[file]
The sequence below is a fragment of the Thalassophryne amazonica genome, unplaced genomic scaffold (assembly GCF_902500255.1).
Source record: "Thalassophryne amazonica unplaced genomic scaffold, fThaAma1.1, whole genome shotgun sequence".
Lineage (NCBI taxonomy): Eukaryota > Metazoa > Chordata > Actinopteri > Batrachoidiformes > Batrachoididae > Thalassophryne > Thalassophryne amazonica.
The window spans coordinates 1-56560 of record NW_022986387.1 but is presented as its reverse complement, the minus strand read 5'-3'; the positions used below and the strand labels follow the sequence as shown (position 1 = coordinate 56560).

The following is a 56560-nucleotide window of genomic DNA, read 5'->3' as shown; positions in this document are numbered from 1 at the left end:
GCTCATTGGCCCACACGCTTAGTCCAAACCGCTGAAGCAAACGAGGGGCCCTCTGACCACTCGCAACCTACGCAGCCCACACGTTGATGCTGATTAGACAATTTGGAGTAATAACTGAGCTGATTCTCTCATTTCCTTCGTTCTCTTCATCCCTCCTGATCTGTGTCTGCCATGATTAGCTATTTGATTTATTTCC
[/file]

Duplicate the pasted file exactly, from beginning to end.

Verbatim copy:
The sequence below is a fragment of the Thalassophryne amazonica genome, unplaced genomic scaffold (assembly GCF_902500255.1).
Source record: "Thalassophryne amazonica unplaced genomic scaffold, fThaAma1.1, whole genome shotgun sequence".
Lineage (NCBI taxonomy): Eukaryota > Metazoa > Chordata > Actinopteri > Batrachoidiformes > Batrachoididae > Thalassophryne > Thalassophryne amazonica.
The window spans coordinates 1-56560 of record NW_022986387.1 but is presented as its reverse complement, the minus strand read 5'-3'; the positions used below and the strand labels follow the sequence as shown (position 1 = coordinate 56560).

The following is a 56560-nucleotide window of genomic DNA, read 5'->3' as shown; positions in this document are numbered from 1 at the left end:
GCTCATTGGCCCACACGCTTAGTCCAAACCGCTGAAGCAAACGAGGGGCCCTCTGACCACTCGCAACCTACGCAGCCCACACGTTGATGCTGATTAGACAATTTGGAGTAATAACTGAGCTGATTCTCTCATTTCCTTCGTTCTCTTCATCCCTCCTGATCTGTGTCTGCCATGATTAGCTATTTGATTTATTTCC